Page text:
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Mary Wollstonecraft - Success and Women's RightsMary Wollstonecraft - Success and Women's Rights


Mary Wollstonecraft (1759-1797)


English philosopher (pictured right c1797) and pioneer of women’s rights (despite intense male opposition)

She died 10 days after the birth of her daughter, Mary Shelley, the author of the Frankenstein books.


Her most famous book is...

A Vindication of the Rights of Woman (1792).


What did she say about women and philosophy?

 Mary Wollstonecraft - Success and Women's Rights

1. Defender of women’s rights

Wollstonecraft (pictured right c1790) believed that


a) women are the equals of men

So women must be given:

  • the same opportunities (particularly a good education).
  • self-respect and their own identity (which will make them better people and partners).

“I do not wish them to have power over men but over themselves”, she said.

 Mary Wollstonecraft - Success and Women's Rights

b) a good marriage is an equal partnership

(in which men must be loving and supportive husbands and fathers).

So she attacked “the divine right of husbands” to be naturally superior and dominant.

Her own husband was the philosopher, William Godwin (pictured right)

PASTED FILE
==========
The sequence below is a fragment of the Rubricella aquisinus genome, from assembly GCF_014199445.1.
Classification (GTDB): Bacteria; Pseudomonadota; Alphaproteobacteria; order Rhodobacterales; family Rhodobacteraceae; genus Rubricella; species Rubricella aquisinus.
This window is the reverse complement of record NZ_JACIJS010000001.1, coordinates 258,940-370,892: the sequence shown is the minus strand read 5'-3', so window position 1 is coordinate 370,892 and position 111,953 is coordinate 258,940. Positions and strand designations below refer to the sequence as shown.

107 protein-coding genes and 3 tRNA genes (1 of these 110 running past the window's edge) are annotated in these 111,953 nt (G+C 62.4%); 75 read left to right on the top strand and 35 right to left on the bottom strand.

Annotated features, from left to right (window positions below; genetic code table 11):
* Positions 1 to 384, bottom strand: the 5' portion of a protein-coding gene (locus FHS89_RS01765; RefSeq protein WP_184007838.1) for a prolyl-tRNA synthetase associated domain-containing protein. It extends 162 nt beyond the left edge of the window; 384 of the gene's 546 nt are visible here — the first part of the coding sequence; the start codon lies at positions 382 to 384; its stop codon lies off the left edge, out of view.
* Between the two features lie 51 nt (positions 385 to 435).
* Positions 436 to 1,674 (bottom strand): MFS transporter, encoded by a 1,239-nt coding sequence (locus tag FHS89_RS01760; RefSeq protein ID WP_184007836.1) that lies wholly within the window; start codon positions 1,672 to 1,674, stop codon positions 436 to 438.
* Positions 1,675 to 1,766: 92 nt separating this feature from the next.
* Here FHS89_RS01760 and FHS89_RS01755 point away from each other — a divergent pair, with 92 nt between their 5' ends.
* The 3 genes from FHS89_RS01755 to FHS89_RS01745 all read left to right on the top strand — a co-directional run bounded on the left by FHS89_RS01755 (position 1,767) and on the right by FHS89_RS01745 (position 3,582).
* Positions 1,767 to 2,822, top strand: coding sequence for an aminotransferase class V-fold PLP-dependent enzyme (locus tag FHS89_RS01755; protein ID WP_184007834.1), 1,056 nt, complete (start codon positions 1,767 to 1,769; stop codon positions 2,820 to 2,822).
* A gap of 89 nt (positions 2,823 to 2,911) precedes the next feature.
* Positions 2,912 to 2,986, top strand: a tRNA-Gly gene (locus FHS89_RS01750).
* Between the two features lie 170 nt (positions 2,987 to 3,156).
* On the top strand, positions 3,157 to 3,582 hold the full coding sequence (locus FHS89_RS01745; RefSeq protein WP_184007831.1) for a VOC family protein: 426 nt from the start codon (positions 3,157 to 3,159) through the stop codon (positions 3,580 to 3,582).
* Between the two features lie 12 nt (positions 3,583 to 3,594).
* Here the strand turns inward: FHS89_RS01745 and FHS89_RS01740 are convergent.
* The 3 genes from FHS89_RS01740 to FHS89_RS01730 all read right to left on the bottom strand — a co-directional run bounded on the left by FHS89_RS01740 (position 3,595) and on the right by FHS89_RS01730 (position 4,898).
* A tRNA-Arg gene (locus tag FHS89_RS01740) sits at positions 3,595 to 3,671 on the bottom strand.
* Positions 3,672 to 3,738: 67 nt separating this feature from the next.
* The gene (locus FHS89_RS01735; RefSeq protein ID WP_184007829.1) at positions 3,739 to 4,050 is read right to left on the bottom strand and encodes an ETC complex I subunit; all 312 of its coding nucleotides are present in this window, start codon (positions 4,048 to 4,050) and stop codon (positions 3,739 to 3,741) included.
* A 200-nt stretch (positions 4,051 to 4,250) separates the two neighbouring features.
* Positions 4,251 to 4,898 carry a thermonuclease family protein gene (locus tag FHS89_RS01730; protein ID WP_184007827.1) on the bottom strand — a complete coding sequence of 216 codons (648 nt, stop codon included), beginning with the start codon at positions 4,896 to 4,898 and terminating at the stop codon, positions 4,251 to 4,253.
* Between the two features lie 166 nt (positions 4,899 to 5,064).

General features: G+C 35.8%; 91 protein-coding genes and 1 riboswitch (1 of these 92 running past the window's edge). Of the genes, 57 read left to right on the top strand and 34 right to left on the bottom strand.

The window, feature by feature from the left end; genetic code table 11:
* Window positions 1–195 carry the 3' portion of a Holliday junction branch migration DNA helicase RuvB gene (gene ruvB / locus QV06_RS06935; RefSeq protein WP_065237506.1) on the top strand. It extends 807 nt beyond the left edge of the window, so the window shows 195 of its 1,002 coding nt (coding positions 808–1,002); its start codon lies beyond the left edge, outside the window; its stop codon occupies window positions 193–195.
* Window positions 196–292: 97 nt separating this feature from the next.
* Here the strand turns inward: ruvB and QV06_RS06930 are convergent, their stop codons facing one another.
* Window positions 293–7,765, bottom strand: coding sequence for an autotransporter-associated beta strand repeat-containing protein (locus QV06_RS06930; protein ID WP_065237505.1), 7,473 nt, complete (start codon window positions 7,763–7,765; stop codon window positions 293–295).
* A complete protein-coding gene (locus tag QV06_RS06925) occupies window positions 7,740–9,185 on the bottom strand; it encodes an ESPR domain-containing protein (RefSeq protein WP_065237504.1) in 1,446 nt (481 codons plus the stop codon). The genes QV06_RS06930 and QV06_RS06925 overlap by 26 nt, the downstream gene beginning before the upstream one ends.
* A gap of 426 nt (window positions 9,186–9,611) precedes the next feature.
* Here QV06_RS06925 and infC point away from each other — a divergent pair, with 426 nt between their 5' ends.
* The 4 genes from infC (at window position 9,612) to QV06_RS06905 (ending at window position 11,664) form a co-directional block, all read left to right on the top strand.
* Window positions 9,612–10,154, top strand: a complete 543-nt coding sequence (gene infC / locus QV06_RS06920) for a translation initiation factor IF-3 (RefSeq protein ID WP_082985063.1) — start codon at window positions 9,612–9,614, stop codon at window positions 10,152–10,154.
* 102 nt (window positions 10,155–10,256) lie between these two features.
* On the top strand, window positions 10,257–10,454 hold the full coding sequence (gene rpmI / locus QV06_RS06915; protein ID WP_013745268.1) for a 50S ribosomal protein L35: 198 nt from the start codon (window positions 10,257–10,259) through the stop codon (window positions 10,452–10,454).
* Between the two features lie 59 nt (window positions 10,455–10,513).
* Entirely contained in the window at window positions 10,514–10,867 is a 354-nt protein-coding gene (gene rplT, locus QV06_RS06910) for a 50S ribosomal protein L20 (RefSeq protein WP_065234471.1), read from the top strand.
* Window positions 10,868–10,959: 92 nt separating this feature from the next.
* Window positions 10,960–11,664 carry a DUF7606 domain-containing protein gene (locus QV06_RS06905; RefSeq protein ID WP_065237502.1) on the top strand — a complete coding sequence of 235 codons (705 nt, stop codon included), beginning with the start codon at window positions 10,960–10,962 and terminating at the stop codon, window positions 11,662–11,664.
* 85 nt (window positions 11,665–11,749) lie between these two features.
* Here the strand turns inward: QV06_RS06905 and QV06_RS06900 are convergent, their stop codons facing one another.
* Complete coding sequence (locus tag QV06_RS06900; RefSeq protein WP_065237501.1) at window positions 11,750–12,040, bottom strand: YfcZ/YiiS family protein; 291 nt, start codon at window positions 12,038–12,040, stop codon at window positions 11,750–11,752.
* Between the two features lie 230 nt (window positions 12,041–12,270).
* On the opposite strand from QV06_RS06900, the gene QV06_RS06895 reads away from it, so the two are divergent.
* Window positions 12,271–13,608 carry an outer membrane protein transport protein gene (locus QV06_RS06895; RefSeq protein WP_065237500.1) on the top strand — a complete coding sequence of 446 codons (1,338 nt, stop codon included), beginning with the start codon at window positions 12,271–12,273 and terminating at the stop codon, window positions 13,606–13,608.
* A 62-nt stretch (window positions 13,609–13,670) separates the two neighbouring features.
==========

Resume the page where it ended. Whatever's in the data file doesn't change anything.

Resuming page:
2. Supporter of family life

Happy families are:

  • vital to the good of society
  • based on fidelity, duty and equality between men and women (see point 1) 

So Wollstonecraft said:

  • the state should support family life. 
  • family must come before sexual pleasure.
  • friendship is much more important than sex in a successful marriage.

Her violent father showed her how fragile families can be.

To stop him beating her mother, she slept in front of her bedroom door.

 Mary Wollstonecraft - Success and Women's Rights

3. Reason with feelings

Like other philosophers of the Enlightenment, she believed in reason.

In other words, find knowledge through

  • your own thinking and observation, not...
  • prejudice and preconceived ideas. Mary Wollstonecraft - Success and Women's Rights

But feelings, romance and beauty (like in nature) were also important to her, as they were to romantic poets like Percy Shelley (pictured right above), who married her daughter, Mary (pictured right).


4. People not possessions

People’s minds and character are much more important than fashion and physical beauty.


5. Freedom

The best people (including women)

  • must be free to make the most of their ability.
  • are not slaves to others.
  • live and think independently and morally.

“Liberty is the mother of virtue”, she said.


Key quote on freedom

Liberty is the mother of virtue


Key quote on women

I do not wish them to have power over men but over themselves (about women).

Education is the key to equality with men.

From the tyranny of men I firmly believe the greater number of female follies proceed.

Women are not exalted by their inferiority.


Key quote on peace of mind

Nothing contributes so much to tranquillizing the mind as a steady purpose.


Key quote on time management

The beginning is always today.


Key quote on relationships

Virtue can only flourish among equals.


Key quote on ethics

Independence I have long considered the grand blessing of life, the basis of every virtue.


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